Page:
Of the various ways to respond to critical fact checks, perhaps the easiest is to simply modify or even drop a faulty message. But the most effective of all might be to establish internal processes and checks to make sure that political messages stand up to scrutiny in the first place. In many cases, a little preemptive precision is all it takes to make one’s pants practically fireproof — or to turn a “False” into a “True,” as Wisconsin Gov. Scott Walker demonstrated in a debate during the Republican’s 2014 re-election campaign.
Walker, his Democratic opponent and their combined supporters traded a continuous stream of jobs-related numbers and claims in that race, and journalists at PolitiFact Wisconsin seemed to write about little else. Between the start of the year and the time the two candidates met for their first debate in October, the fact-checkers based at the Milwaukee Journal Sentinel had examined two dozen jobs-specific statements. And of those 24 fact checks, 15 were rated Mostly False, False or Pants on Fire — including a False for a Walker TV ad that went up the day before the big debate.1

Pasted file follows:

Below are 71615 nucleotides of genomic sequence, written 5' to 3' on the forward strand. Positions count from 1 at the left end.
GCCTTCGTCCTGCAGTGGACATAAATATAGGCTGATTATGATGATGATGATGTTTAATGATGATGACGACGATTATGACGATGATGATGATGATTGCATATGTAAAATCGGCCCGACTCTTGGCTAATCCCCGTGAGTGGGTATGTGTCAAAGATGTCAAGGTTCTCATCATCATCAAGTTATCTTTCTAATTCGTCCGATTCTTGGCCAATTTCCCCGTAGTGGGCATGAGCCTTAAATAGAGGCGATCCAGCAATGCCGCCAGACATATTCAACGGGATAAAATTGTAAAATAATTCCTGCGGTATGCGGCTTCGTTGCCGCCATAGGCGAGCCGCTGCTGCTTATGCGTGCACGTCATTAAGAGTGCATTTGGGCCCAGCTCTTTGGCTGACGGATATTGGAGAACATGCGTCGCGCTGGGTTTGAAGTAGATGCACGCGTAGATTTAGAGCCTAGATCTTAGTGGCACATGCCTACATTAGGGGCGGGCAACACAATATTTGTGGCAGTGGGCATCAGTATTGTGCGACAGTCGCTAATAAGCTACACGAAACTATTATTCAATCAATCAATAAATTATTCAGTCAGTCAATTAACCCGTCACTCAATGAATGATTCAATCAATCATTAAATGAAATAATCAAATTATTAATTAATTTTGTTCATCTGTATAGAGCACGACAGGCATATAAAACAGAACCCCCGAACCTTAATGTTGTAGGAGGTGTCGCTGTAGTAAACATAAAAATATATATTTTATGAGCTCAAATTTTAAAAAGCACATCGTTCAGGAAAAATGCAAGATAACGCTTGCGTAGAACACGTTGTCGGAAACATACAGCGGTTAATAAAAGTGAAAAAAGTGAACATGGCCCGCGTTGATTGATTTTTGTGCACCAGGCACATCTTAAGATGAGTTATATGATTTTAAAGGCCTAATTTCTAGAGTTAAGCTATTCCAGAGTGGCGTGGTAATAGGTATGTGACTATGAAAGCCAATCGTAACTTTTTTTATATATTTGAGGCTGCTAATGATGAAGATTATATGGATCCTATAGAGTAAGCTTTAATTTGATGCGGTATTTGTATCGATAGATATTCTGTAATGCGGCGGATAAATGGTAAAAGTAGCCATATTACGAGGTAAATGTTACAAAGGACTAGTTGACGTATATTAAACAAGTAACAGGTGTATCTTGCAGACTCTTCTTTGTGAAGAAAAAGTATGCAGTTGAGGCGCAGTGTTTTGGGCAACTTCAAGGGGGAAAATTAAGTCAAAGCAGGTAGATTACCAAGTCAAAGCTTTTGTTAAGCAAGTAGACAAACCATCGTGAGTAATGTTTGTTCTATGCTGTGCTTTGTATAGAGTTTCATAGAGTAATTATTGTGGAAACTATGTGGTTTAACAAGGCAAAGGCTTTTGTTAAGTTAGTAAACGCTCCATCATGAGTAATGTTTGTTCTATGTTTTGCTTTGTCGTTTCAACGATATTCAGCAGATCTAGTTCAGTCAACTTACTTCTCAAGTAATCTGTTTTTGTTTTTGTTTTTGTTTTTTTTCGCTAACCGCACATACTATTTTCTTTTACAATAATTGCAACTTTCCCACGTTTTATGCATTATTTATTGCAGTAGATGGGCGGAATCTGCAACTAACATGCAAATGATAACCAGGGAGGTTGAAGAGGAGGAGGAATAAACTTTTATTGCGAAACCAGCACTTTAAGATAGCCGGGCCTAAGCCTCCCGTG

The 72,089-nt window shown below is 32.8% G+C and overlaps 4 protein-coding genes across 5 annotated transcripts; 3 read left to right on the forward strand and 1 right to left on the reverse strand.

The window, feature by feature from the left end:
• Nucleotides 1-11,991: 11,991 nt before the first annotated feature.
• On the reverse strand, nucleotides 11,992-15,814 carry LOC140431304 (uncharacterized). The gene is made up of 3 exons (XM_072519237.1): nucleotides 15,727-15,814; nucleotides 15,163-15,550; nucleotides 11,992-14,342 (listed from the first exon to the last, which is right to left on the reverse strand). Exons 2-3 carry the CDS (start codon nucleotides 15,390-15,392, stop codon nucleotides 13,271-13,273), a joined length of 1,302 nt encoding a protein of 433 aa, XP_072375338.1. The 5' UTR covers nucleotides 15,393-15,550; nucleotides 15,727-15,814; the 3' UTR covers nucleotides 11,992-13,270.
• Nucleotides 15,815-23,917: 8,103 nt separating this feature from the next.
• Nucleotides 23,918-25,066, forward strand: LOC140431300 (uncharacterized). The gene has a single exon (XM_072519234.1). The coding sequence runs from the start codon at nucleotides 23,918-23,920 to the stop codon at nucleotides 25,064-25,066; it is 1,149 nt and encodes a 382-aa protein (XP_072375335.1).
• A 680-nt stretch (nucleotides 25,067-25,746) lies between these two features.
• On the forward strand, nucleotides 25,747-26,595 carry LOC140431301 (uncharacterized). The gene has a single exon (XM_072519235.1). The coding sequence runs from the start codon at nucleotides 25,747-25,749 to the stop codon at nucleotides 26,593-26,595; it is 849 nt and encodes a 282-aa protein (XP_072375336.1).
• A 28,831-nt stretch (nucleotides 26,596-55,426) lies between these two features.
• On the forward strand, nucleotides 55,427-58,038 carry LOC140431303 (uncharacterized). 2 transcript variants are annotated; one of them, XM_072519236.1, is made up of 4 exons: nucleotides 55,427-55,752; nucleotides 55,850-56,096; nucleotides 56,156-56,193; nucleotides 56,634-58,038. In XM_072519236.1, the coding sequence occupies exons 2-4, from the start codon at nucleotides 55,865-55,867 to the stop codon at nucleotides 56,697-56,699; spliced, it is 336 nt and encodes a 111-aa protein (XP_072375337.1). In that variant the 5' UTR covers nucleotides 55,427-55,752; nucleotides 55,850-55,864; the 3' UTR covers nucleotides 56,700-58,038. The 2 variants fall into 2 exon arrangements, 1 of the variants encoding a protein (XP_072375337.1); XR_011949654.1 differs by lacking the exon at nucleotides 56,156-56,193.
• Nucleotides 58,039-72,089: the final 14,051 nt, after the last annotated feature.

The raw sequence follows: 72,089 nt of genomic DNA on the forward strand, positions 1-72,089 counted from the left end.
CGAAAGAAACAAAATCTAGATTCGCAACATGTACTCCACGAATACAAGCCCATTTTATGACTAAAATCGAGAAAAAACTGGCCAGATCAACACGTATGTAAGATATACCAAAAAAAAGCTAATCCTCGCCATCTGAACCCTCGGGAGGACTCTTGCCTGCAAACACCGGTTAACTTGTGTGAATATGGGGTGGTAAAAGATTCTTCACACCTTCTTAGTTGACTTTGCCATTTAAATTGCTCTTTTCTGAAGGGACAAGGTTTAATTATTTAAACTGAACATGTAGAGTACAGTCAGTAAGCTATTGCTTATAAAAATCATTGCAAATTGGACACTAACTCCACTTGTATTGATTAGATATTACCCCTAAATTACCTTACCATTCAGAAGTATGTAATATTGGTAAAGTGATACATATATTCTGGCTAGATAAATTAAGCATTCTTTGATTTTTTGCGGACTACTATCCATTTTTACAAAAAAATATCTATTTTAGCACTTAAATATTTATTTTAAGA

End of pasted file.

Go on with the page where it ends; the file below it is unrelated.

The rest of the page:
Given that record, the Wisconsin PolitiFact unit was a little surprised during the debate when the governor used a revised version of the same claim. This time, however, instead of saying the state had ranked third for job growth in the Midwest “in the last year,” as the TV ad had put it, Walker carefully specified a date range: from July 2013 to July 2014. He also clarified that the state ranked fourth in the more recent August-to-August data — just as PolitiFact had explained in its story the previous morning.2
“He was parroting our statement,” editor Greg Borowski said. “It was almost like he had gone back through and wanted to get things just so. … He went right through our rationale.”